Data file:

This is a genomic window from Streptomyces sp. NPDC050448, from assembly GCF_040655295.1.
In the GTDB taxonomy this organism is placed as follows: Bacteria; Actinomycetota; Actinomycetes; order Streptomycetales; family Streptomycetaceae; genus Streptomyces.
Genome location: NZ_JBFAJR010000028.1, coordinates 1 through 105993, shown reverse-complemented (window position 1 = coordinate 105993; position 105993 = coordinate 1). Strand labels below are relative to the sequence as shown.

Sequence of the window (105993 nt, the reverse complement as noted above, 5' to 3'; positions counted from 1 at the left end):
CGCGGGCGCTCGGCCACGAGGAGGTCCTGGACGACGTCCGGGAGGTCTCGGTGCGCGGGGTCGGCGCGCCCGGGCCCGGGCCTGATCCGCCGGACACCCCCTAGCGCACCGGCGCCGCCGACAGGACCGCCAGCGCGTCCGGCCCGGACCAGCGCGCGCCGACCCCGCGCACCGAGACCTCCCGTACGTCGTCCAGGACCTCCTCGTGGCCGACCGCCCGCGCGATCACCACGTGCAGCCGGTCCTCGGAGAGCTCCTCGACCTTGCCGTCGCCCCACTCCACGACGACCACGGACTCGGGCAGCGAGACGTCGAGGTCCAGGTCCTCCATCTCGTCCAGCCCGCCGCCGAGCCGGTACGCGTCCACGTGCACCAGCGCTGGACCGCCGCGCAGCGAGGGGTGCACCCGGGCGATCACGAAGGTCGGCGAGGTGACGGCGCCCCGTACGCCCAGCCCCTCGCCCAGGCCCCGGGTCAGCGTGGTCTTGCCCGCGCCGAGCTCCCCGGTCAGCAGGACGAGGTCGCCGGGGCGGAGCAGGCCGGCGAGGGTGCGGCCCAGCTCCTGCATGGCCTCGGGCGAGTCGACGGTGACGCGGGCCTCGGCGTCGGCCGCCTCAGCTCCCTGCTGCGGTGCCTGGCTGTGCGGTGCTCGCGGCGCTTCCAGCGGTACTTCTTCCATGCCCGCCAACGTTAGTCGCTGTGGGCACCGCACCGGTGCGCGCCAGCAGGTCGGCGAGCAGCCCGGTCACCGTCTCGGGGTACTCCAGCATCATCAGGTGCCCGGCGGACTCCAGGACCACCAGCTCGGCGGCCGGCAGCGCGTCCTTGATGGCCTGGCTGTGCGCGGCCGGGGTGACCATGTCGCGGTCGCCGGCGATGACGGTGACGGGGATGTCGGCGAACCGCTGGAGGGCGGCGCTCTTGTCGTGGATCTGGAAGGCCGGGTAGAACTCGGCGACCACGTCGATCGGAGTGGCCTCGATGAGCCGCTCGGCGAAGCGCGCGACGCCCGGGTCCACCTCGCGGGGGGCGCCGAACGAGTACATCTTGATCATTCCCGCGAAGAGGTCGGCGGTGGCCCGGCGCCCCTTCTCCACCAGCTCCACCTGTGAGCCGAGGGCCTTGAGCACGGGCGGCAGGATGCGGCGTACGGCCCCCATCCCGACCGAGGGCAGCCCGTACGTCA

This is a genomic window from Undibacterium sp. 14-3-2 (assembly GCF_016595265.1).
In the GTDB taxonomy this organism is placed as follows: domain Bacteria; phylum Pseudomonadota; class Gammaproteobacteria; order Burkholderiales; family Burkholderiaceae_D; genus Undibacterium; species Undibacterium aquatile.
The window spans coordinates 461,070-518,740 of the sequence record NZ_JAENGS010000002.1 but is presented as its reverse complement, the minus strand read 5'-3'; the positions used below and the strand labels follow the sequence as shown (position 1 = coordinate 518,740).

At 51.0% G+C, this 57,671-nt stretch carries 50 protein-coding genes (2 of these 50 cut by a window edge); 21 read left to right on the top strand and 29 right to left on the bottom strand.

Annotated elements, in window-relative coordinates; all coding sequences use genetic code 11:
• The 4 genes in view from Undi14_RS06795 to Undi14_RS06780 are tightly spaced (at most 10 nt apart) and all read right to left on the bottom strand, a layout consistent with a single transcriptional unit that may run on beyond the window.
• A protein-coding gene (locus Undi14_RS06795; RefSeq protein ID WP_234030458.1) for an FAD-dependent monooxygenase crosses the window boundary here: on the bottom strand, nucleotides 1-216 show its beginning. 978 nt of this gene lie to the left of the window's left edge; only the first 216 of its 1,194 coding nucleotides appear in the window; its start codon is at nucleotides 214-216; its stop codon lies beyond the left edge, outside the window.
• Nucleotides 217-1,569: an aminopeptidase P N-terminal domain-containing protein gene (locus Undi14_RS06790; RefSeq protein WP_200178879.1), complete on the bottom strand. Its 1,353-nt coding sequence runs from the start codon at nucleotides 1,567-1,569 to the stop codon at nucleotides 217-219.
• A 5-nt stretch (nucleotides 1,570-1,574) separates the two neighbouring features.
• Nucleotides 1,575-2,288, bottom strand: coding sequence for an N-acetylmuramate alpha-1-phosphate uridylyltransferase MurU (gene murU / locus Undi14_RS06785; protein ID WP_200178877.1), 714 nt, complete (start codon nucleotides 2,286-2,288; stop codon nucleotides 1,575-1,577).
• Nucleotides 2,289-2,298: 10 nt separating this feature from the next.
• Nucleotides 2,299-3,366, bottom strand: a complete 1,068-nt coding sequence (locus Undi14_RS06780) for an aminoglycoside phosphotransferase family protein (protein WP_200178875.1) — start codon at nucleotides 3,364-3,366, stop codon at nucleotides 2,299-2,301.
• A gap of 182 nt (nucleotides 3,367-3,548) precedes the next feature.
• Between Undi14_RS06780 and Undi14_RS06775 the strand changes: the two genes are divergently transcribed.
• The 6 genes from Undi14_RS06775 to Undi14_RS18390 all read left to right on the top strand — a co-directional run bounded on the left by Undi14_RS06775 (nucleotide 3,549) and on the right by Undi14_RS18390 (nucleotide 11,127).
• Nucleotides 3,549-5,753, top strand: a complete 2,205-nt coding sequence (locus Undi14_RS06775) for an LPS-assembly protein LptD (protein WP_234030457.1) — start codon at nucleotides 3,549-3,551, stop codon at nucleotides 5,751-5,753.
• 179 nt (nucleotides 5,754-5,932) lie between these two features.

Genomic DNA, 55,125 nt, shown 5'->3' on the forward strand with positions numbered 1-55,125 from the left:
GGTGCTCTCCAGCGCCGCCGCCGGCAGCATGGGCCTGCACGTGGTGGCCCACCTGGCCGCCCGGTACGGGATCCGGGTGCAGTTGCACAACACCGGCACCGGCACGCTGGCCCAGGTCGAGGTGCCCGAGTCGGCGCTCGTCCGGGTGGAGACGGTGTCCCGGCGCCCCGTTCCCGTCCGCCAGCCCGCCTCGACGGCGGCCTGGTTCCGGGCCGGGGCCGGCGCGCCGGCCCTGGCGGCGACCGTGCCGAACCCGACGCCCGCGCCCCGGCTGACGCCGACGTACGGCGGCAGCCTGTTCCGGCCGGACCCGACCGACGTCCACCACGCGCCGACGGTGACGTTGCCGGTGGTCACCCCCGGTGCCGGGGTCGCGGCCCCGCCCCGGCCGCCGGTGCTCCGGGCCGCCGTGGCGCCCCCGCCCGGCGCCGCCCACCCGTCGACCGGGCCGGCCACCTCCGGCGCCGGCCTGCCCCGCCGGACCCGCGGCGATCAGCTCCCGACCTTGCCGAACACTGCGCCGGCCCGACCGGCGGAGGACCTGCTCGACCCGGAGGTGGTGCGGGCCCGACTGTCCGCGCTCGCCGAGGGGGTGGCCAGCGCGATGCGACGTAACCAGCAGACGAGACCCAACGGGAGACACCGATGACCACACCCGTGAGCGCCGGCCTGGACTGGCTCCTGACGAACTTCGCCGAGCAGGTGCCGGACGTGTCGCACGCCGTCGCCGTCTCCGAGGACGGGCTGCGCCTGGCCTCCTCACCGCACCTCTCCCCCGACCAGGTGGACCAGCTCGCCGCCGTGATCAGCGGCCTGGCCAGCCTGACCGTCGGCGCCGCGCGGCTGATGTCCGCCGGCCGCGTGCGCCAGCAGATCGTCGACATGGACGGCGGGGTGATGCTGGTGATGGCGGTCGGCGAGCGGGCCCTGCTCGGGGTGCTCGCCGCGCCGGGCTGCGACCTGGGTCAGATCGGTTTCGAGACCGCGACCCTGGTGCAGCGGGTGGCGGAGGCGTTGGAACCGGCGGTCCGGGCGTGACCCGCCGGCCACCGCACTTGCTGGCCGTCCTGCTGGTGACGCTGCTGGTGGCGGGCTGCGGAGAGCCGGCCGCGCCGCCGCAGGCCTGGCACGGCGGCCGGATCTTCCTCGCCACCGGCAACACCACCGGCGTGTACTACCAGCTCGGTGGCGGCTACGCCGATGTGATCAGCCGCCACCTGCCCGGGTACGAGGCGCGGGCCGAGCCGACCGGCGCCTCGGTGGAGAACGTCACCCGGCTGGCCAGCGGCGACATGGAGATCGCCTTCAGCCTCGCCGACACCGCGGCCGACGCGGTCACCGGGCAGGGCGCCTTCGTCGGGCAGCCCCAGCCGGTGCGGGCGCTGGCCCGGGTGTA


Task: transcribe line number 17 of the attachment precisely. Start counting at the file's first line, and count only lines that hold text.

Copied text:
• Nucleotides 2,299-3,366, bottom strand: a complete 1,068-nt coding sequence (locus Undi14_RS06780) for an aminoglycoside phosphotransferase family protein (protein WP_200178875.1) — start codon at nucleotides 3,364-3,366, stop codon at nucleotides 2,299-2,301.